Anti-Social Networking?

By Kaitlyn Smeland Dhanaliwala | Apr 11, 2008
More Articles by Kaitlyn

We hear a lot these days about the latest social networking tool to become the next biggest trend. Now, I like to read and respond to posts on my favorite blogs as much as the next person. I have also been keeping up with friends and searching for contact information on Facebook since it first came out over five years ago.

Things are evolving in social media, as are the marketing implications which go hand in hand with it. Sometimes, though, I find myself doubting whether the public will ultimately accept the ubiquity of their personal activities and personas in the online social environment. How much personal information is just too much? Is there a line beyond which people just won’t be interested anymore?

Enter Spokeo. is a social networking aggregator site which allows you to register with an email account, automatically upload all your contacts, and track those contacts’ actions online across a number of other networks.

And there are quite a lot of networks tracked by Spokeo- currently 39 to be exact. There are all the big names- Facebook, Blogger, Digg, MySpace, Twitter, etc. However, things get interesting when you can track what pictures people viewed in Flickr or Picasa, what songs they gave a thumbs up on Pandora, what movie they placed in their online movie rental queue.

When I heard about Spokeo in an email from my friend, my curiosity was piqued. I registered at, and all my Gmail contacts were automatically imported. I was also able to search very easily (by email address) for a few other friends not in my contact book. The results were pretty interesting, and I actually ended up downloading one friend’s Pandora playlist to my own account because I liked it so much.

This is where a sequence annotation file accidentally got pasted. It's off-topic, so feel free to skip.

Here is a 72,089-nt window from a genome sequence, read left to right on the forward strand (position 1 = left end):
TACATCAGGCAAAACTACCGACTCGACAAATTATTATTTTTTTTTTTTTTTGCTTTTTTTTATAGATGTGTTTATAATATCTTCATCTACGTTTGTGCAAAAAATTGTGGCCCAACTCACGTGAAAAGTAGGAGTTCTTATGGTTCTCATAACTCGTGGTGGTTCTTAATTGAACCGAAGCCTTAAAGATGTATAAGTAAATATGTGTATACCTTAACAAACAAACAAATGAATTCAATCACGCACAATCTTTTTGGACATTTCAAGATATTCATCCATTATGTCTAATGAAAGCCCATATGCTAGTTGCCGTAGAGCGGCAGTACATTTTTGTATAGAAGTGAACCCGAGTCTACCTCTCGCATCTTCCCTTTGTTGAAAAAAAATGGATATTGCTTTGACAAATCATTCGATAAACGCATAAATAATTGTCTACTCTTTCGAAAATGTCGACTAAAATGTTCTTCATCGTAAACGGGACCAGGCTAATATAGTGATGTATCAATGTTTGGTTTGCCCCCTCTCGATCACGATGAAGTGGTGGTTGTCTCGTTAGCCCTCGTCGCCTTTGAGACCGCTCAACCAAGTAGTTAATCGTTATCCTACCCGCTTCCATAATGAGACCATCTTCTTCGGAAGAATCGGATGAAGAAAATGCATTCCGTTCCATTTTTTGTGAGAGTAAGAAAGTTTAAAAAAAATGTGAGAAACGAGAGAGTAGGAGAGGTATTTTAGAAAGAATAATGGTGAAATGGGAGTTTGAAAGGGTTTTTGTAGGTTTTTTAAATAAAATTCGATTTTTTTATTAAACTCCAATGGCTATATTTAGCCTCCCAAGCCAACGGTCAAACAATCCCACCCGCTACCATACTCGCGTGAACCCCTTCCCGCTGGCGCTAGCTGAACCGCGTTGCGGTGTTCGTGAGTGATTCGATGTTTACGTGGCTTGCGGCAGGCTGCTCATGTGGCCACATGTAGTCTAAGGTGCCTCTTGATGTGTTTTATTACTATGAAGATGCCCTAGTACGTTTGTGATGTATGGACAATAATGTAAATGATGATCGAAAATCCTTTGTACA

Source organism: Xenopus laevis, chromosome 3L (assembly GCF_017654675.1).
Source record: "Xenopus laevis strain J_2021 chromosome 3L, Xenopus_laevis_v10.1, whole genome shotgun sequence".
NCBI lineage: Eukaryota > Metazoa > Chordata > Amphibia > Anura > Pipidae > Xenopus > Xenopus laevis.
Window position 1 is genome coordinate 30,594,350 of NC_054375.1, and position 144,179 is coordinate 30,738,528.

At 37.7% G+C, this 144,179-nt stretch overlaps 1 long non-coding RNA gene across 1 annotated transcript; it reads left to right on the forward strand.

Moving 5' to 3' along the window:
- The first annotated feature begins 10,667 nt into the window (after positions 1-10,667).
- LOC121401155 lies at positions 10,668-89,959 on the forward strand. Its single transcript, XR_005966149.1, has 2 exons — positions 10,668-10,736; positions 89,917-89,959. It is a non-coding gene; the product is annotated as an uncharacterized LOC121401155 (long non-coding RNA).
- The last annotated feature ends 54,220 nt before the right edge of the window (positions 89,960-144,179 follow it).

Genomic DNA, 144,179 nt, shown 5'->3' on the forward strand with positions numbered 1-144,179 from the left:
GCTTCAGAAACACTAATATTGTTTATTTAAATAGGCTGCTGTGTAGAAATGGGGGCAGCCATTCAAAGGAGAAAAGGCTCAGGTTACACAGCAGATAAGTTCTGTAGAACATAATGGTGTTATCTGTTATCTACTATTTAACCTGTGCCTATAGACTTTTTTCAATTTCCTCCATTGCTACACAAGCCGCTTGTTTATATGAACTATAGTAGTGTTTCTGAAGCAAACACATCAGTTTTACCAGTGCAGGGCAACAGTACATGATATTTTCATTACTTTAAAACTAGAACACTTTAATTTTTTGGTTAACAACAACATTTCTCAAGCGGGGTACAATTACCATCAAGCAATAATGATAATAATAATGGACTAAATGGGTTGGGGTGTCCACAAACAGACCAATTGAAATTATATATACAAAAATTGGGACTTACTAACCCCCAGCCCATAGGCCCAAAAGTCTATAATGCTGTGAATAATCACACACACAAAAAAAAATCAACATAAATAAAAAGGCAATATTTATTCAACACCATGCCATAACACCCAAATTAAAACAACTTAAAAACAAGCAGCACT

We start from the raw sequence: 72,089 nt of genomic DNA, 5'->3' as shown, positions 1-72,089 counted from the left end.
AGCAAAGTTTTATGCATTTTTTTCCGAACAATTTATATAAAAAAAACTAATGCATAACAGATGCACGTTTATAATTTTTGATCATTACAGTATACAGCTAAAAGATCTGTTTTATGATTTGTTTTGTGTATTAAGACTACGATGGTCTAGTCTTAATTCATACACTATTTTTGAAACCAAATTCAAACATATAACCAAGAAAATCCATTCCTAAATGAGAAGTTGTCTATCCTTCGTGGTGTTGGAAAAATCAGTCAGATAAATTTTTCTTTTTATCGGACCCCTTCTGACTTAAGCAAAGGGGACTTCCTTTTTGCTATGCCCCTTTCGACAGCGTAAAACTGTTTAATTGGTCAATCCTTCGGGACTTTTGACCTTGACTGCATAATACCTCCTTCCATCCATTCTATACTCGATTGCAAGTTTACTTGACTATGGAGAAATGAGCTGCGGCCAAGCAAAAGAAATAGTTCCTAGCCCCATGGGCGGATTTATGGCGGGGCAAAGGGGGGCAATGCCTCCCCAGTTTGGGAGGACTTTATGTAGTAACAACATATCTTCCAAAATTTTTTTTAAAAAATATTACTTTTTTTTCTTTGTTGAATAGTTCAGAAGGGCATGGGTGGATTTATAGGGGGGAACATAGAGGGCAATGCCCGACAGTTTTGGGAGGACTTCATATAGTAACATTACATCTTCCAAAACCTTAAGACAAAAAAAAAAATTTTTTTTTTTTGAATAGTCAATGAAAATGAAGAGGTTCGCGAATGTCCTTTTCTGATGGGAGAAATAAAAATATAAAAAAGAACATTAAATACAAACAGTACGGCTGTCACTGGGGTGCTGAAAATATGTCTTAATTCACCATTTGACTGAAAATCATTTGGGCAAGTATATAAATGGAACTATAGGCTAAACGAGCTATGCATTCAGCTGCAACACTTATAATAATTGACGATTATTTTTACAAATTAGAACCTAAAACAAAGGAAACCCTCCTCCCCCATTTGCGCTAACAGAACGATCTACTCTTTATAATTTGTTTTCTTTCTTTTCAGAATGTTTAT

But I have to admit, the whole experience felt a little too much like snooping around someone’s desk or rummaging through their closet, reading letters, going through their music collections, and looking at their pictures. For the first time on a social networking site, I really felt like I was spying. It’s enough to make you feel anti-social.

To be fair, Spokeo makes it a point to mention that all the information presented on their site is publicly available through each individual social network. If I wanted to, I could visit each participating social network and find this information about my friends. Spokeo just gathers it all in one place.

Perhaps sites like Spokeo will bring people together based on common interests. And they might give marketers more information on which to base their targeting efforts. But one thing is for sure- the next time I add something like Gigli to my movie queue, I’ll be looking over my shoulder, hoping no one will bear witness to my cheesiness. And I am sure aggregator sites like this one will keep many people mindful of the personal content they put out there everyday.

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